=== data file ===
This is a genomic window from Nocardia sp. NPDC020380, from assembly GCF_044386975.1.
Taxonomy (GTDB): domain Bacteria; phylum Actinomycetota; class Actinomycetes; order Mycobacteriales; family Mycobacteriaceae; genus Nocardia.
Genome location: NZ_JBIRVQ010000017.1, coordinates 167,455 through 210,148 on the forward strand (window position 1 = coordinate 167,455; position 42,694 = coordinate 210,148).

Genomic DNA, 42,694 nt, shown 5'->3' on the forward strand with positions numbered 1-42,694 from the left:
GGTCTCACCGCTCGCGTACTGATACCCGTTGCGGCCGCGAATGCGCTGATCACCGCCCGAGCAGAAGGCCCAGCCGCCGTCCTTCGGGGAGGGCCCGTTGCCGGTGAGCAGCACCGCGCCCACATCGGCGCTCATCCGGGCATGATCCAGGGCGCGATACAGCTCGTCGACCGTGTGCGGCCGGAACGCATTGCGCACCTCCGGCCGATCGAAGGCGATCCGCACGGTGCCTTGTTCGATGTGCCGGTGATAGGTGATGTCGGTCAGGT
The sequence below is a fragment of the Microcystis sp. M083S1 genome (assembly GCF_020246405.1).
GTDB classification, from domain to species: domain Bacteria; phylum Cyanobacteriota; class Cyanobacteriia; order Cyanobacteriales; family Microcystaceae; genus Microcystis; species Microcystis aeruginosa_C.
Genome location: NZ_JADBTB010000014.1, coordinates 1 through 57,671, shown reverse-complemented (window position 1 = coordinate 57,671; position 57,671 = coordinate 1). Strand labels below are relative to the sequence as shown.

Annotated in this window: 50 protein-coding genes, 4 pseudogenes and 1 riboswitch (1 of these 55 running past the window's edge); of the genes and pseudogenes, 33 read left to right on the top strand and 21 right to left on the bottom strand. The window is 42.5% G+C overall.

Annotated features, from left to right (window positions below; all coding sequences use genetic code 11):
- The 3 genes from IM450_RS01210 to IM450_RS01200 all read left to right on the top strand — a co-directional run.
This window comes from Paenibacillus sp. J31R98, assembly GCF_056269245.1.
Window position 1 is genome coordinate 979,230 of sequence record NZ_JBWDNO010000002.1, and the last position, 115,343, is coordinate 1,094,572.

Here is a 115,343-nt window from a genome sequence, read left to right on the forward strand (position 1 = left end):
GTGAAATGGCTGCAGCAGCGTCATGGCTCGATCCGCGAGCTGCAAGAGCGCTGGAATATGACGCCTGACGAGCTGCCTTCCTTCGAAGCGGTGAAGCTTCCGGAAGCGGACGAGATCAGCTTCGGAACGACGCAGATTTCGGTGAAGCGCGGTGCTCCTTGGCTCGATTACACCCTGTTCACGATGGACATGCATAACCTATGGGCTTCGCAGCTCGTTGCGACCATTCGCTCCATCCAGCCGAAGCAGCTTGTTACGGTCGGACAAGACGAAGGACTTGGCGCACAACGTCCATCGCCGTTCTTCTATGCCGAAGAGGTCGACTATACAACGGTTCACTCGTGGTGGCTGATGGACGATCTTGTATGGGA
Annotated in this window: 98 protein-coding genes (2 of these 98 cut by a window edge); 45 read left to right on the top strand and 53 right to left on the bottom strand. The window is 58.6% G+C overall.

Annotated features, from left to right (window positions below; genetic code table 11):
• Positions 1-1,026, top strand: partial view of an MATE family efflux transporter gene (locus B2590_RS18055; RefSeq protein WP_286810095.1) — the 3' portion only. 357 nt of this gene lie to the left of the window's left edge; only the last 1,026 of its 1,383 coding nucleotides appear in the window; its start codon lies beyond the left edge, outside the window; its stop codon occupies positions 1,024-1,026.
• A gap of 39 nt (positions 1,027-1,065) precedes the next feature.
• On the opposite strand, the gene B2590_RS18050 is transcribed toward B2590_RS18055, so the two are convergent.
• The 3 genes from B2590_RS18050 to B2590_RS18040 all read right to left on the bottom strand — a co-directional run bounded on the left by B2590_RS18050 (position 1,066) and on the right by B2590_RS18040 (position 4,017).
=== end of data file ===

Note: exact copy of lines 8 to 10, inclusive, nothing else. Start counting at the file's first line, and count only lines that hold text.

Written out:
Genome location: NZ_JADBTB010000014.1, coordinates 1 through 57,671, shown reverse-complemented (window position 1 = coordinate 57,671; position 57,671 = coordinate 1). Strand labels below are relative to the sequence as shown.

Annotated in this window: 50 protein-coding genes, 4 pseudogenes and 1 riboswitch (1 of these 55 running past the window's edge); of the genes and pseudogenes, 33 read left to right on the top strand and 21 right to left on the bottom strand. The window is 42.5% G+C overall.

Annotated features, from left to right (window positions below; all coding sequences use genetic code 11):